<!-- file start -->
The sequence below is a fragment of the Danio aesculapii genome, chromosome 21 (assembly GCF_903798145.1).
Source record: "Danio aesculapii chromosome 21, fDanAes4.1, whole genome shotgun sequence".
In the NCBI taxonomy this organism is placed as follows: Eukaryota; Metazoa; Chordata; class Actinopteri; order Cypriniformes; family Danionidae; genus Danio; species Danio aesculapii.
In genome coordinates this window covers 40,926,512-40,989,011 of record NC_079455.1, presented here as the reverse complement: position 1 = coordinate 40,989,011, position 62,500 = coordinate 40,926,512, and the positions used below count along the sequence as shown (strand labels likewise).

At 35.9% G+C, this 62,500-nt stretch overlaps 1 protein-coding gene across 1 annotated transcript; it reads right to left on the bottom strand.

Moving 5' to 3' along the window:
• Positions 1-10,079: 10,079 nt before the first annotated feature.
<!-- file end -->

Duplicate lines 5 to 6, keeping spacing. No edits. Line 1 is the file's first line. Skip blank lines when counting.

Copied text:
At 35.9% G+C, this 62,500-nt stretch overlaps 1 protein-coding gene across 1 annotated transcript; it reads right to left on the bottom strand.

Moving 5' to 3' along the window: